March 23, 2016
/ by TrendKite Crew
Whether you’re just out of college or looking to make a career change, getting started in any new field is tough and PR can be especially challenging. It is also extremely rewarding if you can get a foothold. We love to see new people joining our profession, so here are a few tips.
We here from clients that all too often, candidates for PR positions seem to have failed to notice that it is 2016. The practice of PR today is very different than it was even 10 – 15 years ago. Relationships and earned media are still important, but data and owned media are the fuel of modern PR. Successful candidates will be able to articulate the roles that technology and measurement play for PR professionals.
Like any industry, PR is full of lingo, acronyms and terms that are unique to it. Take the time to read current publications and get familiar with the words and phrases you will need to know to fit in. What’s the difference between earned, owned and paid media? What’s an embargo? What’s meant by reach and sentiment? These and many others are words and concepts that you’ll need to be familiar with.
You should do enough research on PR programs and campaigns that you can share an opinion on some that worked well and a few that failed and be able to give an explanation about why. In a lot of cases, there is no right or wrong, but it is important that you be able to apply your own experience and logic.
Making connections with members of the media, influencers, potential customers and others in your space is a big responsibility for PR pros. You’ll improve your credibility greatly if your social networks include a good number of high-value connections. It is wise to join relevant LinkedIn groups and participate in conversations about PR and your target industry.
Think of your first introduction to any company you’d like to join as your first media pitch. Whether it is a resume and cover letter, online application or email to a potential hiring manager, craft your message in a way that stands out and spells out exactly why you would be a valuable member of the team. It is also essential to make the pitch specific. Reveal that you know something about the company that makes you believe you are the perfect fit. Never use generic, “Dear Sir or Madam” type language. With so much information readily available, that’s just a sign of pure laziness.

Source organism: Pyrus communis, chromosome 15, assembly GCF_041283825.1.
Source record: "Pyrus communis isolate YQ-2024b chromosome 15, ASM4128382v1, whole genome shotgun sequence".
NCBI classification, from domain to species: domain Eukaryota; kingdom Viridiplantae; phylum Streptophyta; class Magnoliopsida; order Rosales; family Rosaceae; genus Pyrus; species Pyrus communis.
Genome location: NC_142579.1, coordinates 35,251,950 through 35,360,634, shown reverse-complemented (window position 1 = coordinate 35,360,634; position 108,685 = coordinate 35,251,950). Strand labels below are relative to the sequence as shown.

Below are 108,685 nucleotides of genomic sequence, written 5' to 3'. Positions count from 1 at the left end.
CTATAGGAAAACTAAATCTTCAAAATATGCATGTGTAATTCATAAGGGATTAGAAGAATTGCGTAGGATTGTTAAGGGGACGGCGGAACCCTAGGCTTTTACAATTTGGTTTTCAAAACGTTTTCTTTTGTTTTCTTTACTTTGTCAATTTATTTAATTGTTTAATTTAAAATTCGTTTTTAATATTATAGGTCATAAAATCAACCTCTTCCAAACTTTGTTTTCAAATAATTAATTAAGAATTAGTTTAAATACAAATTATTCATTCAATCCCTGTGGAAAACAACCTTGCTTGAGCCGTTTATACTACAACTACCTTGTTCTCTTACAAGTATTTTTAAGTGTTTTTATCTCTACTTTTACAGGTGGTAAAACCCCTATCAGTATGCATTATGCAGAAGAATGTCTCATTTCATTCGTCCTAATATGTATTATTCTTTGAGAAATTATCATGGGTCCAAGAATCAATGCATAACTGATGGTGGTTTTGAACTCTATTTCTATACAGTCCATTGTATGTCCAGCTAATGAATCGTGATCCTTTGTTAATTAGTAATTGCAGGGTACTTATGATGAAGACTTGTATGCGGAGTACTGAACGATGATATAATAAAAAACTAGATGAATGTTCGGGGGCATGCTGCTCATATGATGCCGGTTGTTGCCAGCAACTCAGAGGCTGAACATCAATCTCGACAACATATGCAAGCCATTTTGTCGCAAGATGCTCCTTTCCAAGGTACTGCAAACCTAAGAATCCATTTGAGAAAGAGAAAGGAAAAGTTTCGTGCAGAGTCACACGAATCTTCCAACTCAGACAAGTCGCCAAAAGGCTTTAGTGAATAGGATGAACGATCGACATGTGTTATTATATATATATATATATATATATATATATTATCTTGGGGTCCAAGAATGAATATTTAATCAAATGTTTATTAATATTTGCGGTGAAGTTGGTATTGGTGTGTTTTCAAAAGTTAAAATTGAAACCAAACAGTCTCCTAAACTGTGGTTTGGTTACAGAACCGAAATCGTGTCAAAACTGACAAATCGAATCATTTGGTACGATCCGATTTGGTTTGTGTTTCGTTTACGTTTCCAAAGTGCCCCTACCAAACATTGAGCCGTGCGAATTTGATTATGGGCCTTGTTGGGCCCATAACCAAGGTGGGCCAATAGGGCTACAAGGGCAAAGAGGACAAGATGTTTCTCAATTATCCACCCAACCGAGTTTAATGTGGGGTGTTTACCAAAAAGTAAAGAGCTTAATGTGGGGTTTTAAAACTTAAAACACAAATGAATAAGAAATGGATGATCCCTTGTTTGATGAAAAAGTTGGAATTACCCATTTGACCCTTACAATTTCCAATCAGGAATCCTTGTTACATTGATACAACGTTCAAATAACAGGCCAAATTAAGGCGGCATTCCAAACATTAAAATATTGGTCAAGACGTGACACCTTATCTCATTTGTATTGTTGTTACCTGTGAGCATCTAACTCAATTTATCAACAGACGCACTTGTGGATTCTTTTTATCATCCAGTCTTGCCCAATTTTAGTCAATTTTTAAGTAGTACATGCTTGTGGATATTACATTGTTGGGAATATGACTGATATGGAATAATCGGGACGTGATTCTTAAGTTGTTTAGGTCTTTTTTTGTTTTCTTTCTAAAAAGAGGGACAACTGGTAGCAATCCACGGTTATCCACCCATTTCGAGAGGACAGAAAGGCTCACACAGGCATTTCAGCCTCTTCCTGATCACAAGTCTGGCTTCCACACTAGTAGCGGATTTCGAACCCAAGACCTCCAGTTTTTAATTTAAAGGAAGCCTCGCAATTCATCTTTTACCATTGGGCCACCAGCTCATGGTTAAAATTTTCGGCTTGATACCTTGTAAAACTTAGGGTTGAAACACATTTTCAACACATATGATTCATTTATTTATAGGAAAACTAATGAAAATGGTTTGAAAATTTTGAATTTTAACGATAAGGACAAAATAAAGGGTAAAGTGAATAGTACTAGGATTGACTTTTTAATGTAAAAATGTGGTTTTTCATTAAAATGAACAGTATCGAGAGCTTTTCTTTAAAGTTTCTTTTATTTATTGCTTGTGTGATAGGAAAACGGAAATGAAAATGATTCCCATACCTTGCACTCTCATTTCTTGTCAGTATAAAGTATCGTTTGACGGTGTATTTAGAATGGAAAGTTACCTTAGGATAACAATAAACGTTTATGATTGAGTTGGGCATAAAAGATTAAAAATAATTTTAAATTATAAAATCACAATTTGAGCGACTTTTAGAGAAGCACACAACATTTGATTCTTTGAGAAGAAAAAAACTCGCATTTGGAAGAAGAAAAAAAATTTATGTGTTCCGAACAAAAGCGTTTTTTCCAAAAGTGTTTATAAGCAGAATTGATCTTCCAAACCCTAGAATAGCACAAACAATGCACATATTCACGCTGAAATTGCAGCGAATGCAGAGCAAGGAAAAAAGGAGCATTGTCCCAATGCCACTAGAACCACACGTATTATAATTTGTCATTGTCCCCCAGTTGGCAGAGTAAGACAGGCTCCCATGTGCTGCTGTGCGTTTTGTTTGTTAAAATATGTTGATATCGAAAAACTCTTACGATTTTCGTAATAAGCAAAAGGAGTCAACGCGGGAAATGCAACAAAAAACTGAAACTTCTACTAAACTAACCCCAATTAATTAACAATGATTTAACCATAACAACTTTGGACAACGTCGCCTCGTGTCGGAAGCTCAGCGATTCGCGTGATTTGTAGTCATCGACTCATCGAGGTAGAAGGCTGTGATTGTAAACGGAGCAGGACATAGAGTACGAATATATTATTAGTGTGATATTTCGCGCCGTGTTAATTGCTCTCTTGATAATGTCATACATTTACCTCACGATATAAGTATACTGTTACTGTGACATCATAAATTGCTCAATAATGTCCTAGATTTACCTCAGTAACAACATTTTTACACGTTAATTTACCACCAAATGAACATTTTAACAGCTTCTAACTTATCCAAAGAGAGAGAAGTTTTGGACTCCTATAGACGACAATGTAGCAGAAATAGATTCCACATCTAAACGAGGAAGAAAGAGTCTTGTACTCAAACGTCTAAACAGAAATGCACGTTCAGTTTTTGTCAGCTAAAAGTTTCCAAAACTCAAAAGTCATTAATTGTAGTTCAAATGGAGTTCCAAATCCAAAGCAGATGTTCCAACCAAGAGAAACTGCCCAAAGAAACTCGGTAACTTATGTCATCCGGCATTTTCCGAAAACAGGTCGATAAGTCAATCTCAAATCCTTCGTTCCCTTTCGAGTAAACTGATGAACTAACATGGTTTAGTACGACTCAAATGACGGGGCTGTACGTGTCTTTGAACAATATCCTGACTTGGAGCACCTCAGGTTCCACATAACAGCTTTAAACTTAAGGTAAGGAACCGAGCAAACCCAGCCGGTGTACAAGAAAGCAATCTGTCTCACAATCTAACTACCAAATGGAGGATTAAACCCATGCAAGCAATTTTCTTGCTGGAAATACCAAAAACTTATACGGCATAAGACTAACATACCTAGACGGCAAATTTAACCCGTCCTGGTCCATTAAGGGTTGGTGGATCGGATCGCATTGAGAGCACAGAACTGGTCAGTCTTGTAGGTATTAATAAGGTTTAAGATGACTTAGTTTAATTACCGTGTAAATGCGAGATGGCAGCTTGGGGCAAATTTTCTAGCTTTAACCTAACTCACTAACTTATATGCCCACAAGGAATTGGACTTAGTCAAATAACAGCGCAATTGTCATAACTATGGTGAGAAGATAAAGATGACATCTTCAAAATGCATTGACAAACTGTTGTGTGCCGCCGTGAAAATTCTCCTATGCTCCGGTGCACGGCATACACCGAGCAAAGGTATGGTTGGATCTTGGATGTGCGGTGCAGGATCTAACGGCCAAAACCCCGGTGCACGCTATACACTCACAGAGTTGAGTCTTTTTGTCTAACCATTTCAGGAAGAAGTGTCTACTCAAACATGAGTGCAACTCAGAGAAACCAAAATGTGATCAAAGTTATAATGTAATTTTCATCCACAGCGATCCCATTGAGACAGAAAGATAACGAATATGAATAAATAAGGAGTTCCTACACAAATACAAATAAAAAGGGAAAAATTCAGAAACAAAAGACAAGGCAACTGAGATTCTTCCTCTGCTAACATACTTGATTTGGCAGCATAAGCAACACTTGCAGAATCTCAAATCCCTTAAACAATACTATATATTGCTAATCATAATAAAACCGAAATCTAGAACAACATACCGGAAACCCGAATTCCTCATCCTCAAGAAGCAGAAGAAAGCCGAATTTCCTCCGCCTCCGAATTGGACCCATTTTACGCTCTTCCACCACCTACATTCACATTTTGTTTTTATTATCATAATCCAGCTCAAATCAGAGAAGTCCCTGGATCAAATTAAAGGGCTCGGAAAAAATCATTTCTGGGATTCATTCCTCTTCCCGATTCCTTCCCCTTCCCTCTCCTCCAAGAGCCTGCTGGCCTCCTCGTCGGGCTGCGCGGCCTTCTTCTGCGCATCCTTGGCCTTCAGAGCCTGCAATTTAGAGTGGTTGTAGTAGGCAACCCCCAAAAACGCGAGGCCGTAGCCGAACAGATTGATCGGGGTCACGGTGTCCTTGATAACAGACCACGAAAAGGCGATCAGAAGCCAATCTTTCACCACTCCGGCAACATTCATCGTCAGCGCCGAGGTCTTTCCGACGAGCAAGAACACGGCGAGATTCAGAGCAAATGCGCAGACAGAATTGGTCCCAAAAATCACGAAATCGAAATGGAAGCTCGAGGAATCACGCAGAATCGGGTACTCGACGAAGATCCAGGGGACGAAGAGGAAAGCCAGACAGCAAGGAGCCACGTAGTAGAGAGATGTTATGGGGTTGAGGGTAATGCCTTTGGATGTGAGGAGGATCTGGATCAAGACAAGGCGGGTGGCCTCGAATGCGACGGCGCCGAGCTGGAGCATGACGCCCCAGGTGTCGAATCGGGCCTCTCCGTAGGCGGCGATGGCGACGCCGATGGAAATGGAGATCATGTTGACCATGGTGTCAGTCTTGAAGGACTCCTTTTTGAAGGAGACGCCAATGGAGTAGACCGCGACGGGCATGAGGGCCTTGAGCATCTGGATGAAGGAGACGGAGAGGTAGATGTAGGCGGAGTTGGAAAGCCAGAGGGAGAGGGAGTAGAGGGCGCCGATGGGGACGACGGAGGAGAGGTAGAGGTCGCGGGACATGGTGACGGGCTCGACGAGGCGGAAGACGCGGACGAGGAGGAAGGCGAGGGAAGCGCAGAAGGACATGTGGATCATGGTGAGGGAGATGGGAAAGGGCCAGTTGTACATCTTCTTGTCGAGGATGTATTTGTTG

Today, many, if not most, PR jobs are filled through connections, rather than traditional job postings. Think about your network of friends, colleagues and past co-workers. Does anyone that you know have a connection to someone in the field that might be able to make an introduction for you? If so, you may be able to use that connection to bypass the standard application process.
When you do secure the interview, spend as much time thinking about which questions you will ask as you do thinking about how to answer the ones posed to you. Inquire about the organization’s PR strategy, tactics and goals. Get to the heart of what they expect out of the role you are considering and ask them to define exactly how your work would be measured.
As with any job, if you are applying for one in PR you’ll need to:
These are all important tips, but perhaps the most important is this … don’t give up. If you really want to establish yourself in PR, you may need to fight for it, but that’s what PR is really all about.
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